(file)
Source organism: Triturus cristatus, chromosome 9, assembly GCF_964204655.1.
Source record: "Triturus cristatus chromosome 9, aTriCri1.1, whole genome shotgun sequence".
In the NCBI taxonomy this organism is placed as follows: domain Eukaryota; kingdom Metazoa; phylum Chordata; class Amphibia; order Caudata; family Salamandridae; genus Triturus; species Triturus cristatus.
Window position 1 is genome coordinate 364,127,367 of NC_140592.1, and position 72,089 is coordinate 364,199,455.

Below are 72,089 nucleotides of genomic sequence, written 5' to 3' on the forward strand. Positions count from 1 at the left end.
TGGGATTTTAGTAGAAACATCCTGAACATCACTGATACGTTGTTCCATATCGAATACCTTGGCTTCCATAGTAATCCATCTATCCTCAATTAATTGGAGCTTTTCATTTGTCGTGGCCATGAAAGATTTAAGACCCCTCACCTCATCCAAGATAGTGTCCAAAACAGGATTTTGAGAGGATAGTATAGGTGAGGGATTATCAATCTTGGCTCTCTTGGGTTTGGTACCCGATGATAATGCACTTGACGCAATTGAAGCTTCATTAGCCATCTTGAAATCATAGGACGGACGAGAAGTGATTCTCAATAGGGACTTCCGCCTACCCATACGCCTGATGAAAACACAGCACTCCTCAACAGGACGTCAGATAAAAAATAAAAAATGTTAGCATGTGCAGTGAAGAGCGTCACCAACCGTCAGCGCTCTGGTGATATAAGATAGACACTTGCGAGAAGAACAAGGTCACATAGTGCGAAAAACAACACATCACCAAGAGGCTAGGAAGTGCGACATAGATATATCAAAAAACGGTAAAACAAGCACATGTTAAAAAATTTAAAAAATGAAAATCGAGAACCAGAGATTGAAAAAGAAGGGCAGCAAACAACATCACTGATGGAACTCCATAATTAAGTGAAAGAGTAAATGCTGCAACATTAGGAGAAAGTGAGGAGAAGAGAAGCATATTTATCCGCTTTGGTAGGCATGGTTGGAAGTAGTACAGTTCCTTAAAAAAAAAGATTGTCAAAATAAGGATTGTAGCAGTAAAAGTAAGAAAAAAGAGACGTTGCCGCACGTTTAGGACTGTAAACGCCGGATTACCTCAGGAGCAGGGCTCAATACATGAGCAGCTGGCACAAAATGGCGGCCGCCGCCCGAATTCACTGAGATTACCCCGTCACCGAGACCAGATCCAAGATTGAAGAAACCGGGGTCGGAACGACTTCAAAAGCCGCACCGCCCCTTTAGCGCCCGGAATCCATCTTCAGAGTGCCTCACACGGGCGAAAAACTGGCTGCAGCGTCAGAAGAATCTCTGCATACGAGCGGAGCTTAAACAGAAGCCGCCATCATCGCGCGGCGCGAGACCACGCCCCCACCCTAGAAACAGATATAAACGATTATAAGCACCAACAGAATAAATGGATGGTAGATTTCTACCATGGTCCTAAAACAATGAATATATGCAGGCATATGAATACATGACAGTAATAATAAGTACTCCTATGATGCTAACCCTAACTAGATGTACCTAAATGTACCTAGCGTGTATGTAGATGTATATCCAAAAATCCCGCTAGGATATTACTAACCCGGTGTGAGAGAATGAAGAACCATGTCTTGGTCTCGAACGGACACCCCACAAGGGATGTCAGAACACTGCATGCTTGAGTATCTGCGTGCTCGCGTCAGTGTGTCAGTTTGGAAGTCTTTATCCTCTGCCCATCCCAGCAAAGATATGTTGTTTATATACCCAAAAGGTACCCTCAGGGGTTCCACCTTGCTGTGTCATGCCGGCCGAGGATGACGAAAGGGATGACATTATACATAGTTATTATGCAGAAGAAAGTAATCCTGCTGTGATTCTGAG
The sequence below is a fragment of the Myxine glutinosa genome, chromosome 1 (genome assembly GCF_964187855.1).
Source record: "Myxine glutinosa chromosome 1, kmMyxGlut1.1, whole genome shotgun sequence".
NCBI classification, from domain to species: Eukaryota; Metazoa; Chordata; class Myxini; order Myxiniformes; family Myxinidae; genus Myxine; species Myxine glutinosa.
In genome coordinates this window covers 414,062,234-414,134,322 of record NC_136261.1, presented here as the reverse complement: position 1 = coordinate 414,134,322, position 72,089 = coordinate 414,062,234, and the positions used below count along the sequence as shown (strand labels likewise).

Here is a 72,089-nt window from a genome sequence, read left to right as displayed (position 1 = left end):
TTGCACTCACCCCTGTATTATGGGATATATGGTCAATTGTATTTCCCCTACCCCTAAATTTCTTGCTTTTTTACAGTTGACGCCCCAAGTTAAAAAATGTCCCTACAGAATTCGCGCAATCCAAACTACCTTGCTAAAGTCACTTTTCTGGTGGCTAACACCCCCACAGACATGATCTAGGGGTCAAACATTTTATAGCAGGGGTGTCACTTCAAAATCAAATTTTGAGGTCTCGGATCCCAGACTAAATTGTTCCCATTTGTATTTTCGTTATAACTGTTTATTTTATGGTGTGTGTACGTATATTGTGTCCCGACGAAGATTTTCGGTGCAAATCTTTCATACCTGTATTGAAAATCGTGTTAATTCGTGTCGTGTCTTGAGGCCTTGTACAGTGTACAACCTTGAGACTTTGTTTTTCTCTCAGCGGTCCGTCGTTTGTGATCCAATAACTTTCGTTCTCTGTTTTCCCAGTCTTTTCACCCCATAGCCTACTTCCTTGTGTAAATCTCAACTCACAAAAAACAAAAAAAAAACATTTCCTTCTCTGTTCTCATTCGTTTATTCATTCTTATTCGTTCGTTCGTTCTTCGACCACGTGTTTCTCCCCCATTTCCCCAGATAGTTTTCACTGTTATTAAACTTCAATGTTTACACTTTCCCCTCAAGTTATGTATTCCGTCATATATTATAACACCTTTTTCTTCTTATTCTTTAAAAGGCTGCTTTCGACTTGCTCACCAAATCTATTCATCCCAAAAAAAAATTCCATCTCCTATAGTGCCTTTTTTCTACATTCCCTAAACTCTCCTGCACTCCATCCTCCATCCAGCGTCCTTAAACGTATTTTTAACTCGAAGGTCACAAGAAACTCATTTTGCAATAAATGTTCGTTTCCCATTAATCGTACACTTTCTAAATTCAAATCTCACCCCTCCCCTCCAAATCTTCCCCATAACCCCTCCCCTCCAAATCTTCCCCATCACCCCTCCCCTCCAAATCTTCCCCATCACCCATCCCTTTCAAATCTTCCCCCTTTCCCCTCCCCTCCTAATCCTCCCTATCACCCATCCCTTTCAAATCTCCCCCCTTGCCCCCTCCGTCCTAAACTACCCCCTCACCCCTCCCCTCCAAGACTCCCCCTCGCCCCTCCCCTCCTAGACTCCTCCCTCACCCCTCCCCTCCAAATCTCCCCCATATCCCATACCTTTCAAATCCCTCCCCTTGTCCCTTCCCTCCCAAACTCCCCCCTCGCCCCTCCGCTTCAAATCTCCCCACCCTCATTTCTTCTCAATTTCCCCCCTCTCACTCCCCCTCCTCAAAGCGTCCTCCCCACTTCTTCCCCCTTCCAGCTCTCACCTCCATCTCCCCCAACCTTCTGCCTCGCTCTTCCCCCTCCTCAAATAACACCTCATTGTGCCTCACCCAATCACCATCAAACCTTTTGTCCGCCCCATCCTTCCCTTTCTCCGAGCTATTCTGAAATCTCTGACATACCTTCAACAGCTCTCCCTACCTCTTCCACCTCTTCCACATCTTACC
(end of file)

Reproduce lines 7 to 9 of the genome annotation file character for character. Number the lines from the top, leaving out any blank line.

The sequence below is a fragment of the Myxine glutinosa genome, chromosome 1 (genome assembly GCF_964187855.1).
Source record: "Myxine glutinosa chromosome 1, kmMyxGlut1.1, whole genome shotgun sequence".
NCBI classification, from domain to species: Eukaryota; Metazoa; Chordata; class Myxini; order Myxiniformes; family Myxinidae; genus Myxine; species Myxine glutinosa.